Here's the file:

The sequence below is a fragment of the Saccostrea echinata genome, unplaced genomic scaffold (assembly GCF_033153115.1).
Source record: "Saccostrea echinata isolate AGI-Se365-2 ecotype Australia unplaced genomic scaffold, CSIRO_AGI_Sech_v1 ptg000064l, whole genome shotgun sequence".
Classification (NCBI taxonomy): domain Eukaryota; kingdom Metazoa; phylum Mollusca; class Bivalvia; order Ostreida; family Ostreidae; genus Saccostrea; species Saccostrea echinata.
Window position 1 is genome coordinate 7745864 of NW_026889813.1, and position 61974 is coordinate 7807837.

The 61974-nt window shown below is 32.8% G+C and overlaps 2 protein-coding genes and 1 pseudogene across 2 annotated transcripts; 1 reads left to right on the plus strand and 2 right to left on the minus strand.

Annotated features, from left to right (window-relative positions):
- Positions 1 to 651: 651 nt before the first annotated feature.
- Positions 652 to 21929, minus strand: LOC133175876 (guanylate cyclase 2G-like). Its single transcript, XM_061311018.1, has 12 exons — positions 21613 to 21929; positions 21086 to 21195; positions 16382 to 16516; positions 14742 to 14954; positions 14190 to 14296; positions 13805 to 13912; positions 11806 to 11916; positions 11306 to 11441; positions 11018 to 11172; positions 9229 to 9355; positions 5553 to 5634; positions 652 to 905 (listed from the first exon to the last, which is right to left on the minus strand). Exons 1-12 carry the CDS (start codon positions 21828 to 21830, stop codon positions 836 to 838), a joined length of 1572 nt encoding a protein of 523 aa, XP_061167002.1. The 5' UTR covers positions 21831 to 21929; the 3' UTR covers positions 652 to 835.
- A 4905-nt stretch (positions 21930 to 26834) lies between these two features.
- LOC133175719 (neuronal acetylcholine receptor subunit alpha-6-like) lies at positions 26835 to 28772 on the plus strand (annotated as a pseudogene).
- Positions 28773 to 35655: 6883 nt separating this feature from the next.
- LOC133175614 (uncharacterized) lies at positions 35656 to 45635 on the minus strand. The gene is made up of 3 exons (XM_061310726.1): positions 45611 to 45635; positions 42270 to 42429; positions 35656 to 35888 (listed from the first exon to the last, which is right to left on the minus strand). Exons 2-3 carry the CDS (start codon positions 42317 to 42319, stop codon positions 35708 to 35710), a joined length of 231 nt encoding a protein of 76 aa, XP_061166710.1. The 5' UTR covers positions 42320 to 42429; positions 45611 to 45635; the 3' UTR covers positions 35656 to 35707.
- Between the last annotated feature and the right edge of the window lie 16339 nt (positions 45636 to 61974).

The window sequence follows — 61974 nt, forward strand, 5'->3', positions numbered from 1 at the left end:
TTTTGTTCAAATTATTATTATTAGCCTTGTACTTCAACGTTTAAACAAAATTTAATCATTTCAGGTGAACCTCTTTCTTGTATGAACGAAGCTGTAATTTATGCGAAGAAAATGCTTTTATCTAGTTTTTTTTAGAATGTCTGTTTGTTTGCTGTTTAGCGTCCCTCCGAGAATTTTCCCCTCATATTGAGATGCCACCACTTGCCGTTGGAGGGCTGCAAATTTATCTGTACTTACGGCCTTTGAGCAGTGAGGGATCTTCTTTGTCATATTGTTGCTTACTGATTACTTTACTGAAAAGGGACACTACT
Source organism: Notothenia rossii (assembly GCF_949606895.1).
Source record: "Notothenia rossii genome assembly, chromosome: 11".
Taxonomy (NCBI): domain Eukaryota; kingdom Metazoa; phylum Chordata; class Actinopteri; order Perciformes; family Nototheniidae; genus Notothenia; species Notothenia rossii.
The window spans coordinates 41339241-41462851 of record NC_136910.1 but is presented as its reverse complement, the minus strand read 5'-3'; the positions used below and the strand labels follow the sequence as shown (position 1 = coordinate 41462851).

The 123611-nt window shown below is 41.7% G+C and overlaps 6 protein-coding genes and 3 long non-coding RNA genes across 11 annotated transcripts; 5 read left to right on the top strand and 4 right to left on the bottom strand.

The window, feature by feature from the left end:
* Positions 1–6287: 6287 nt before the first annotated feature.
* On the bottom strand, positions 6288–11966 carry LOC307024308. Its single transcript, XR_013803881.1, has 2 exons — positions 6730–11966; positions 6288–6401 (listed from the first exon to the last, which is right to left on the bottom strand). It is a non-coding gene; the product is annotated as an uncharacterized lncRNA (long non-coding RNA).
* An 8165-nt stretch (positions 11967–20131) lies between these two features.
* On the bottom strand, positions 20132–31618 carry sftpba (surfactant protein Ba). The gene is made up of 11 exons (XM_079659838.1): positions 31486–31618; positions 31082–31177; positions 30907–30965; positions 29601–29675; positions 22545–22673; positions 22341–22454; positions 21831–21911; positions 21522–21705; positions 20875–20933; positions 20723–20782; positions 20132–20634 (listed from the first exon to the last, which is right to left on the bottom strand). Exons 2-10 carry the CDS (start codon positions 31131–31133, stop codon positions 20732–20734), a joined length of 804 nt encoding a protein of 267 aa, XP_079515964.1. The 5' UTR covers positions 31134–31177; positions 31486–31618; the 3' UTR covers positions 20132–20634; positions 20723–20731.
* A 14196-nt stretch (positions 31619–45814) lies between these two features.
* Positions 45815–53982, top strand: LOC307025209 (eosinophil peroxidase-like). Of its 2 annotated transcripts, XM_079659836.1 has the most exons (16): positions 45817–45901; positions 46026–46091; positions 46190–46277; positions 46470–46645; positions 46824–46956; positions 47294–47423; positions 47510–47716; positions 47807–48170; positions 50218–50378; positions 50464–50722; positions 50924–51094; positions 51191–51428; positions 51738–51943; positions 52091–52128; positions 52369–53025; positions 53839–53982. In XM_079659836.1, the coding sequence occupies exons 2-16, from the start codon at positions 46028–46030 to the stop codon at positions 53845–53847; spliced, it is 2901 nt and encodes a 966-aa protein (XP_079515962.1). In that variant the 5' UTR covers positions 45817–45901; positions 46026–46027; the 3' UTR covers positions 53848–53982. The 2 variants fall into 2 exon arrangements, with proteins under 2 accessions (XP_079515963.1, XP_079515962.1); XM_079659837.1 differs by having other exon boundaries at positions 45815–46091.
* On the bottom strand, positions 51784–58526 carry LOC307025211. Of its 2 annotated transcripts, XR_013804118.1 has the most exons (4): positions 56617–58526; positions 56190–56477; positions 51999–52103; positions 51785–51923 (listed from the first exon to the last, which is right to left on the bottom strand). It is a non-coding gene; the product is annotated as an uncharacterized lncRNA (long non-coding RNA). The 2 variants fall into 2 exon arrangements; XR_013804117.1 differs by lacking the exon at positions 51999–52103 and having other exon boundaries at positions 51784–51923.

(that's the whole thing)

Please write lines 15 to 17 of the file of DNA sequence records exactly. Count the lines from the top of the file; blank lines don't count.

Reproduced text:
TTTTGTTCAAATTATTATTATTAGCCTTGTACTTCAACGTTTAAACAAAATTTAATCATTTCAGGTGAACCTCTTTCTTGTATGAACGAAGCTGTAATTTATGCGAAGAAAATGCTTTTATCTAGTTTTTTTTAGAATGTCTGTTTGTTTGCTGTTTAGCGTCCCTCCGAGAATTTTCCCCTCATATTGAGATGCCACCACTTGCCGTTGGAGGGCTGCAAATTTATCTGTACTTACGGCCTTTGAGCAGTGAGGGATCTTCTTTGTCATATTGTTGCTTACTGATTACTTTACTGAAAAGGGACACTACT
Source organism: Notothenia rossii (assembly GCF_949606895.1).
Source record: "Notothenia rossii genome assembly, chromosome: 11".